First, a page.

Peculiar a crossover as it makes one imagine, Faust might have found friends in Upstream Color’s characters, who with much the same sense of desperation struggle to make sense of their own strange circumstances in whatever way they can. It’s easy to appreciate how so many were turned off by the opaque oddity of Shane Carruth’s narrative, yet to search for “answers” amidst this obscure action is as to do so in life: a maddening quest that can only leave us cluelessly clutching our heads between our knees—or indeed hiding from the world curled up in a bathtub. No, the mysteries that permeate Upstream Color are not so much there to be explained than they are to be marvelled at; the sublimely sympathetic work of Carruth and Amy Seimitz as a couple drawn together by a strange shared past emphasises the idea of finding solace in another who shares this strange, startling journey we call life.
The film student in me was fascinated, the critic in me was compelled, the existentialist in me was enveloped, but above all the child in me was elated by the awe-inspiring enormity of Alfonso Cuarón’s Gravity, surely the final word in the debate as to digital’s long-perceived “inferiority” to film. What an immaculate achievement this is, a movie that thrusts us into the great unknown with a technically-driven theatricality that lends every cut the force of a slap to the face, that makes a flat screen as stunning to behold as outer space itself. With its supremely streamlined narrative, supplementing the bravado beauty of these extraordinary, revolutionary images with an essential emotion just as effulgent in its efficient simplicity, Gravity demonstrates that as much as cinema’s changing face may allow us to invent anything our minds can imagine, it’s the humanity that remains at its heart. The tools, they are a-changin’; here is proof positive that it’s change for the better.
Much as the ongoing “McConaughssaince” might reach a local peak in Mud, if there’s an actor here worth touting it’s Tye Sheridan, who follows his The Tree of Life debut with a performance every bit as exceptional. He’s but one of the many wonders on show in this confluence of confidence on all fronts, a film that feels like the perfect possible capitalisation on the story at hand. And oh, what a story it is, a classical coming-of-age tale that’s smart enough to relay formula while deconstructing the very framework it depends upon to work. Jeff Nichols proves himself—not that proof was necessary—as one of the true modern greats of American cinema with a third successive story of masculinity under siege; his men are fascinating even for their feet of clay, fabled heroes whose flaws are part of what makes them so fixating. To behold Mud is to behold a master at work, drawing together terrific elements to a whole that seems more the product of its parts than the sum.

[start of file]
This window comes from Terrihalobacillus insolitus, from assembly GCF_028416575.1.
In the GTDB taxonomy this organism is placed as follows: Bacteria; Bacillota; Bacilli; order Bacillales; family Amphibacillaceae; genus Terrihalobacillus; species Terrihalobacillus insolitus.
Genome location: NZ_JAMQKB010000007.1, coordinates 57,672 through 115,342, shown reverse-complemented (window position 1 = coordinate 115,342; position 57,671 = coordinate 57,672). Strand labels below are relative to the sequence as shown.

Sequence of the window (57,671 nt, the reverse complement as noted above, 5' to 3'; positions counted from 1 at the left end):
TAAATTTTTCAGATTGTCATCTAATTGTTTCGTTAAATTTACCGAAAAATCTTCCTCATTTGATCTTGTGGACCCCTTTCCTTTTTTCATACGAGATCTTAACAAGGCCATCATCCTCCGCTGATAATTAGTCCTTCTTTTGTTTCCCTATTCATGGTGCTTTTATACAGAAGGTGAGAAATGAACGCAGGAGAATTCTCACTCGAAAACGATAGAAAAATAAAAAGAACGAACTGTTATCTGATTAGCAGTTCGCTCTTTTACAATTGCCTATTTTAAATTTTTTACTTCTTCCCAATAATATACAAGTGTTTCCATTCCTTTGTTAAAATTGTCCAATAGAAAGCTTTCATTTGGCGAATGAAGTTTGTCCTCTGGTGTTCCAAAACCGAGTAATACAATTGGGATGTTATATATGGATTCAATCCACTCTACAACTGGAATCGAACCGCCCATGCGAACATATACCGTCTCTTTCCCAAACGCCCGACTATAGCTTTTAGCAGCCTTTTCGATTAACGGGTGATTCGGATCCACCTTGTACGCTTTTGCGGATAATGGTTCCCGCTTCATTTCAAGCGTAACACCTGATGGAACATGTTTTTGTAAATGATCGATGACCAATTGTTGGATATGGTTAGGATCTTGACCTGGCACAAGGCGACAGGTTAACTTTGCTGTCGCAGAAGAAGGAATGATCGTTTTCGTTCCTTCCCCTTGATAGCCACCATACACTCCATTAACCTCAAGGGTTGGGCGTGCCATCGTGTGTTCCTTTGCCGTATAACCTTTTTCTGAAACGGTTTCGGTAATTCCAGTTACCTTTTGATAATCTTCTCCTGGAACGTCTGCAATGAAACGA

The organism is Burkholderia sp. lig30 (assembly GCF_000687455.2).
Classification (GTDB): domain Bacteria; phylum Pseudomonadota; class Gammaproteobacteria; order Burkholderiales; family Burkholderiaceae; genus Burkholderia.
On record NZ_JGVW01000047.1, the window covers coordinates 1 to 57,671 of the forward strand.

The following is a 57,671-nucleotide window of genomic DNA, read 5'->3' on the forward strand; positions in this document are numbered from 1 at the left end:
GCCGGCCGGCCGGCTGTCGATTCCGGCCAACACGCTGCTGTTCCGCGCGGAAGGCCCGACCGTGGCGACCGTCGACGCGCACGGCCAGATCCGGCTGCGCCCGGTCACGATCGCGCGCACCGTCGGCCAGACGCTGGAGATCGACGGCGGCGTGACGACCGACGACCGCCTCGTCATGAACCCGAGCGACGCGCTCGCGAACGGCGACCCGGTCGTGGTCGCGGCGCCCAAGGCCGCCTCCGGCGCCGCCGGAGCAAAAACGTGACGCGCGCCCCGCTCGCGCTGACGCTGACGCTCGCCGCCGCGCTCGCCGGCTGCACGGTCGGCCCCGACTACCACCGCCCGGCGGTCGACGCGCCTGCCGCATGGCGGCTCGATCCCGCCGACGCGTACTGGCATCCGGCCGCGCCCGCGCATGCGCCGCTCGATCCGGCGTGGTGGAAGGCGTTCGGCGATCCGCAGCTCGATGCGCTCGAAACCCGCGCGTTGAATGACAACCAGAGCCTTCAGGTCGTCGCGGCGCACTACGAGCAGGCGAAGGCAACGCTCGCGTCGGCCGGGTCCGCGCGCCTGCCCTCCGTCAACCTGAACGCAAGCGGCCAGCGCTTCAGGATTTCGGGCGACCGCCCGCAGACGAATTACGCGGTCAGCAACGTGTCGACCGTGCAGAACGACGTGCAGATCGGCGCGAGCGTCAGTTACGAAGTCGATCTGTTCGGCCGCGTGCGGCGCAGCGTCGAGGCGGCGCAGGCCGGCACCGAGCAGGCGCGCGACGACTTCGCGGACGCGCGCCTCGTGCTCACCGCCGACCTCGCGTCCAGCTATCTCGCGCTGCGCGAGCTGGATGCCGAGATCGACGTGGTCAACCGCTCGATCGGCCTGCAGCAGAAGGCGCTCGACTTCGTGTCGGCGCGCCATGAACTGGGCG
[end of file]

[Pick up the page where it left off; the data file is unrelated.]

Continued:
3. The Act of Killing
The guttural wrenching that closes Joshua Oppenheimer’s The Act of Killing might just as easily be coming from the aisles as from the speakers: here is a movie so powerful it elicits a physical reaction on par with an intellectual and emotional, illuminating such mundane monstrosity that the body can’t but wish to excuse itself of its insides. That Werner Herzog lent his name to the film is no surprise: here Oppenheimer stares unflinchingly into the void that is our kind, unearthing in the story of the feted gangsters of Indonesian genocide the most terrifying evidence of the inescapable inhumanity of our species. It’s also, of course, an extraordinary ode to the empathetic impact of the movies: “Did my victims feel what I felt here?” asks the chief subject, somehow appreciating through the distance of a screen the human suffering he was so alien to as he inflicted it. In form as much as in content, The Act of Killing is a testament to the power of the act of seeing.
2. Cutie and the Boxer
In placing anything at all above The Act of Killing I can’t but think of Roger Ebert’s confession that The Tree of Life snuck past Synecdoche, New York onto his Sight & Sound ballot for no better reason than its being more hopeful. So it is with Cutie and the Boxer, a film at times every bit as wrenching as Oppenheimer’s but that much more elating for its eventual optimism. No other film this year left me in such a strange state as did Zachary Heinzerling’s beautifully-shot documentary, sobbing at the screen with a smile as the credits rolled, unsure whether the tears were more of sadness or joy. So it is with these subjects’ desire to create, exposing their emotions to a dizzying ride that’s not so much pleasant as it is profoundly necessary to survive. And so too it is with their love, as upsettingly and irrevocably destructive a force as it is constructive. And so too it is with this movie, which makes us desperately sad and yet somehow so happy too.
1. The Great Beauty
But in a year defined—for me—by movies centred on the struggle to find something sufficient to make manageable the maddening meaninglessness of life, nothing hit home quite so much as The Great Beauty. His face just as much on the brink of an ear-to-ear grin as it is sat on the precipice of pain, Toni Servillo turns in the year’s finest performance as the one-hit wonder author whose sixty-fifth birthday has him mourning how little his socialite existence means. Using his Roman locations with a pristine appreciation for the eerie cross-section of past and present they represent, Paolo Sorrentino offers an ode to his city amidst his elating examination of art and all else we explore to give us some purpose as we wander through the world. This is not only a film that advocates accepting our lot and finding contentment; in the sublime closing credits drift down the Tiber, as perfectly shot and scored as everything that preceded it, The Great Beauty shows us just one place where we can find it.